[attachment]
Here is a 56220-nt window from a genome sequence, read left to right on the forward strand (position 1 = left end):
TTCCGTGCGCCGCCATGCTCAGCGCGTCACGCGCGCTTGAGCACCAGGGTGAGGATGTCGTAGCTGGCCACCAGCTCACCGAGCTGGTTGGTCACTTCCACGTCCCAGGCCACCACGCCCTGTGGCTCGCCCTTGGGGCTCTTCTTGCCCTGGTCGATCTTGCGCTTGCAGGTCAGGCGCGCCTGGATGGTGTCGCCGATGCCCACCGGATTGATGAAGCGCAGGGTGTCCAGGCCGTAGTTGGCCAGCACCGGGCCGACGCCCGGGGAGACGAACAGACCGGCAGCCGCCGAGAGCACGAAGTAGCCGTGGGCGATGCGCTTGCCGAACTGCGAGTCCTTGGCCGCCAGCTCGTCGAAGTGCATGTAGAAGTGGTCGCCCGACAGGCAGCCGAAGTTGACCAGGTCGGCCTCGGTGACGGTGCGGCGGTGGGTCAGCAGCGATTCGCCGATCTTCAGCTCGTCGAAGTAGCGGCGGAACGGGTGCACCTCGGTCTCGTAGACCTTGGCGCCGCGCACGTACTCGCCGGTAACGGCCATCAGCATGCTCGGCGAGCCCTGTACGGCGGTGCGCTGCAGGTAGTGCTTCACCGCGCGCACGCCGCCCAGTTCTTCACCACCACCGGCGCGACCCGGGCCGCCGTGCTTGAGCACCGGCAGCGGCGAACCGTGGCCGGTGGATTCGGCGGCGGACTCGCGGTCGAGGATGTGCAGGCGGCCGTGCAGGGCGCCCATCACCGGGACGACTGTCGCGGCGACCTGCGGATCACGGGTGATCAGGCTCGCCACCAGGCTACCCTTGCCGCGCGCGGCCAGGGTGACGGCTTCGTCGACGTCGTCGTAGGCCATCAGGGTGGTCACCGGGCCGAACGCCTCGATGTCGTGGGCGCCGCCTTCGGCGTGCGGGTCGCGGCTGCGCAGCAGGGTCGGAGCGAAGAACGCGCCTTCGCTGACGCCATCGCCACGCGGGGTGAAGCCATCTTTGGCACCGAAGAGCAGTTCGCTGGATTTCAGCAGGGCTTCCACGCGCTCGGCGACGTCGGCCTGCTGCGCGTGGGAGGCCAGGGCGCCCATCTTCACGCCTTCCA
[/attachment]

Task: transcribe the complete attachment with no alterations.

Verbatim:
Here is a 56220-nt window from a genome sequence, read left to right on the forward strand (position 1 = left end):
TTCCGTGCGCCGCCATGCTCAGCGCGTCACGCGCGCTTGAGCACCAGGGTGAGGATGTCGTAGCTGGCCACCAGCTCACCGAGCTGGTTGGTCACTTCCACGTCCCAGGCCACCACGCCCTGTGGCTCGCCCTTGGGGCTCTTCTTGCCCTGGTCGATCTTGCGCTTGCAGGTCAGGCGCGCCTGGATGGTGTCGCCGATGCCCACCGGATTGATGAAGCGCAGGGTGTCCAGGCCGTAGTTGGCCAGCACCGGGCCGACGCCCGGGGAGACGAACAGACCGGCAGCCGCCGAGAGCACGAAGTAGCCGTGGGCGATGCGCTTGCCGAACTGCGAGTCCTTGGCCGCCAGCTCGTCGAAGTGCATGTAGAAGTGGTCGCCCGACAGGCAGCCGAAGTTGACCAGGTCGGCCTCGGTGACGGTGCGGCGGTGGGTCAGCAGCGATTCGCCGATCTTCAGCTCGTCGAAGTAGCGGCGGAACGGGTGCACCTCGGTCTCGTAGACCTTGGCGCCGCGCACGTACTCGCCGGTAACGGCCATCAGCATGCTCGGCGAGCCCTGTACGGCGGTGCGCTGCAGGTAGTGCTTCACCGCGCGCACGCCGCCCAGTTCTTCACCACCACCGGCGCGACCCGGGCCGCCGTGCTTGAGCACCGGCAGCGGCGAACCGTGGCCGGTGGATTCGGCGGCGGACTCGCGGTCGAGGATGTGCAGGCGGCCGTGCAGGGCGCCCATCACCGGGACGACTGTCGCGGCGACCTGCGGATCACGGGTGATCAGGCTCGCCACCAGGCTACCCTTGCCGCGCGCGGCCAGGGTGACGGCTTCGTCGACGTCGTCGTAGGCCATCAGGGTGGTCACCGGGCCGAACGCCTCGATGTCGTGGGCGCCGCCTTCGGCGTGCGGGTCGCGGCTGCGCAGCAGGGTCGGAGCGAAGAACGCGCCTTCGCTGACGCCATCGCCACGCGGGGTGAAGCCATCTTTGGCACCGAAGAGCAGTTCGCTGGATTTCAGCAGGGCTTCCACGCGCTCGGCGACGTCGGCCTGCTGCGCGTGGGAGGCCAGGGCGCCCATCTTCACGCCTTCCA